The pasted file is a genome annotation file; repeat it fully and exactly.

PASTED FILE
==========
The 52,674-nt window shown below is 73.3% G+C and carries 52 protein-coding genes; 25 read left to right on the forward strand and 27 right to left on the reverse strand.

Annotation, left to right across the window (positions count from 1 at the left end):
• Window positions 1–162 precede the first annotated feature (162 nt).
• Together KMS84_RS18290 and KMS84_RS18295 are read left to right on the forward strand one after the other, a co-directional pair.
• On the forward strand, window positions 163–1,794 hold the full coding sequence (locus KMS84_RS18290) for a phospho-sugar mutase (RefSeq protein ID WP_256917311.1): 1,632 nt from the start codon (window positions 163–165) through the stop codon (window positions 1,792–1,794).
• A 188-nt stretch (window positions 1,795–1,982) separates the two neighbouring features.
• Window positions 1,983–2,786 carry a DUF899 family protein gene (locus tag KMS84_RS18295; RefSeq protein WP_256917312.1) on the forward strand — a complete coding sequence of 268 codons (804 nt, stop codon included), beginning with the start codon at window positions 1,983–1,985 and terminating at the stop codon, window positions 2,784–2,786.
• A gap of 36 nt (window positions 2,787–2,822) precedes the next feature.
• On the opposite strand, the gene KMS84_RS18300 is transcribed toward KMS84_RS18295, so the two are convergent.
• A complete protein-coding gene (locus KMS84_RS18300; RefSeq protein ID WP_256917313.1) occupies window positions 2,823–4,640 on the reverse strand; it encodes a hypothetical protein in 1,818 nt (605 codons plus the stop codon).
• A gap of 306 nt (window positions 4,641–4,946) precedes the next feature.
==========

The 52,674-nt window shown below is 73.3% G+C and carries 52 protein-coding genes; 25 read left to right on the forward strand and 27 right to left on the reverse strand.

Annotation, left to right across the window (positions count from 1 at the left end):
• Window positions 1–162 precede the first annotated feature (162 nt).
• Together KMS84_RS18290 and KMS84_RS18295 are read left to right on the forward strand one after the other, a co-directional pair.
• On the forward strand, window positions 163–1,794 hold the full coding sequence (locus KMS84_RS18290) for a phospho-sugar mutase (RefSeq protein ID WP_256917311.1): 1,632 nt from the start codon (window positions 163–165) through the stop codon (window positions 1,792–1,794).
• A 188-nt stretch (window positions 1,795–1,982) separates the two neighbouring features.
• Window positions 1,983–2,786 carry a DUF899 family protein gene (locus tag KMS84_RS18295; RefSeq protein WP_256917312.1) on the forward strand — a complete coding sequence of 268 codons (804 nt, stop codon included), beginning with the start codon at window positions 1,983–1,985 and terminating at the stop codon, window positions 2,784–2,786.
• A gap of 36 nt (window positions 2,787–2,822) precedes the next feature.
• On the opposite strand, the gene KMS84_RS18300 is transcribed toward KMS84_RS18295, so the two are convergent.
• A complete protein-coding gene (locus KMS84_RS18300; RefSeq protein ID WP_256917313.1) occupies window positions 2,823–4,640 on the reverse strand; it encodes a hypothetical protein in 1,818 nt (605 codons plus the stop codon).
• A gap of 306 nt (window positions 4,641–4,946) precedes the next feature.